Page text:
The University of Georgia is turning its eyes to the well-being of kids much younger than college age with a couple of new initiatives aimed at supporting child victims of sexual abuse and families in the state’s child welfare system.
The University of Georgia School of Law will be the first in the nation to have an experiential learning opportunity dedicated solely to the assistance of victims of child sexual abuse when the Wilbanks Child Endangerment and Sexual Exploitation Clinic opens in January.
Georgia Law alumnus Marlan B. Wilbanks donated the initial funding for the clinic. “The act of sexually abusing a child is the attempted murder of a soul. I can see no more important task than protecting those in our society who too often have no voice,” said Wilbanks, a longtime advocate for child protection issues. “The underlying goal of this clinic will be to educate, prepare and sensitize the next generation of lawyers as to the ways victims can be protected.”
Over in the College of Family and Consumer Sciences, a team of faculty members has received an $8.2-million grant from the Administration for Children and Families, a division of the U.S. Department of Health and Human Services, to improve the lives of children and families in the child welfare system in Georgia.
This project will focus on creating positive and stable homes through the integration of services designed to improve healthy marriage and relationship skills and promote economic stability. The five-year project seeks to address the needs of the highest-risk children in a 13-county, mostly rural, northeast Georgia region and will include services for new parents, foster parents and reunified families, or biological parents of children 18 and under who were removed from their home and have been reunited.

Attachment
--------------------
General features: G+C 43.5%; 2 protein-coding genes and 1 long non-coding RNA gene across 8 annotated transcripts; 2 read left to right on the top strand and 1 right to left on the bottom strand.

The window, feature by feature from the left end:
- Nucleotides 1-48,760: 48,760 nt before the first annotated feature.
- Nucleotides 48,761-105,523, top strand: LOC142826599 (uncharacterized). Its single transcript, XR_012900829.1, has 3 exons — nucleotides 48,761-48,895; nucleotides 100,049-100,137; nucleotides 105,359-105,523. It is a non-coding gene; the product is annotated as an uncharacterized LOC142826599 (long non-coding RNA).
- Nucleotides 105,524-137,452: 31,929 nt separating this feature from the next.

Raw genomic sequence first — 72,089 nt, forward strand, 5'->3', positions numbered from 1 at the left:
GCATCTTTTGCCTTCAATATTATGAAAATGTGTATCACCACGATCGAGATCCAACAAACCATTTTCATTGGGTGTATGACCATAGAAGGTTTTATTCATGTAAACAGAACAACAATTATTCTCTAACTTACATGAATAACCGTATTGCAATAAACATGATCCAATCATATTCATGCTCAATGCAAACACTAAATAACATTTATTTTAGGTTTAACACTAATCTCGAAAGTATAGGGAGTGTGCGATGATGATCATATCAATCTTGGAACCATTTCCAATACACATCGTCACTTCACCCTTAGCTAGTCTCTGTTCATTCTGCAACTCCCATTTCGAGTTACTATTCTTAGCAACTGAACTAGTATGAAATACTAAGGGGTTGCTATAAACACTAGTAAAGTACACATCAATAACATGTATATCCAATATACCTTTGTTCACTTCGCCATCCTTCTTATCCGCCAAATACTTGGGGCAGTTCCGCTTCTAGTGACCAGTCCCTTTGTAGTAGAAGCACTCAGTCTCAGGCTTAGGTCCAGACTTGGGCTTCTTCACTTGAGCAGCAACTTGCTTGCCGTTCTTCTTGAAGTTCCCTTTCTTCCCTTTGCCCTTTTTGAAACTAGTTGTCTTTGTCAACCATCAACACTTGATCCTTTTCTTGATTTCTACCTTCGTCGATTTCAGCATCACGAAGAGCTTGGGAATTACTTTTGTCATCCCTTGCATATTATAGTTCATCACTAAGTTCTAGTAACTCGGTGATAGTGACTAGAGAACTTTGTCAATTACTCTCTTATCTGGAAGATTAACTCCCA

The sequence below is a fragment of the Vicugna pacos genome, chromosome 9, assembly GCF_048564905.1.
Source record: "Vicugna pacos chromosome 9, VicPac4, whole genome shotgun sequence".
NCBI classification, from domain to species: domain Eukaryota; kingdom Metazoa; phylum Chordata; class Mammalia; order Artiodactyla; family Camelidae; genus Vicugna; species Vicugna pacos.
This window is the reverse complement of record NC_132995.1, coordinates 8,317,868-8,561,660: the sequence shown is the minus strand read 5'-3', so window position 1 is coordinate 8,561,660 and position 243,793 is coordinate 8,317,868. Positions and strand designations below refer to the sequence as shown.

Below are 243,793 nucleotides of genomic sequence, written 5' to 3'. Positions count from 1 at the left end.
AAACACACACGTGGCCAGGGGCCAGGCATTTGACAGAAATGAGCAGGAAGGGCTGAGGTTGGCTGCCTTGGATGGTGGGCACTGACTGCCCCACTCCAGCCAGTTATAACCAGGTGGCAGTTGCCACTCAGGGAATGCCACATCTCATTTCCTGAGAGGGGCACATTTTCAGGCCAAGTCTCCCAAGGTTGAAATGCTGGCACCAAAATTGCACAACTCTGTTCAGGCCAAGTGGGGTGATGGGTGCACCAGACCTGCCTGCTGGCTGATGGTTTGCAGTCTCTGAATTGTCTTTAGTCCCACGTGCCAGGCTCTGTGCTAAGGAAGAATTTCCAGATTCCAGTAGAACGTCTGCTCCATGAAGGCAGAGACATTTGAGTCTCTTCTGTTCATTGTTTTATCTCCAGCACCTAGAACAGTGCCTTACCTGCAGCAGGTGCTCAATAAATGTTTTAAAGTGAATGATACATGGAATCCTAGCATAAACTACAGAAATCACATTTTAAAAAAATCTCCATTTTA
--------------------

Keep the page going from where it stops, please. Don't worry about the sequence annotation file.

Partners in the project include the Georgia Division of Family and Children Services, Georgia Family Connection Partnership, Great Start Georgia, Strengthening Families Georgia and Project Safe. Ted Futris, an associate professor in the department of human development and family science and a UGA Extension family life specialist, is the project director.
Georgia ranked 42nd in the U.S. in 2014 across various child well-being indicators, according to Kids Count data. Children in rural counties are particularly at risk, Futris noted, due to patterns of income inequality and social stratification.
UGA students from the College of Family and Consumer Sciences and the School of Social Work will be providing services such as child care, youth engagement and tax preparation; conducting in-home visits; and collecting needs assessment data.
“We’ll be working with families that are experiencing a lot of stress on a daily basis,” Futris said. “We want to see as a result of participating in this program that they are able to effectively manage the stress and that they are experiencing less stress over time, and we want to see stability in their relationships.”
The project will officially launch and begin delivering programs as early as this spring, he said.
Read more about ways others in Georgia are providing services to kids and families who need them most in Ben Young’s commentary this month “Fighting Poverty.”
Photo: UGA researchers who are involved in the Healthy Marriage and Relationship Education project are, from left, Lance Palmer, Joe Goetz, Jerry Gale, Jennifer Elkins, Karen DeMeester and Ted Futris.
Photo Credit: Cal Powell/UGA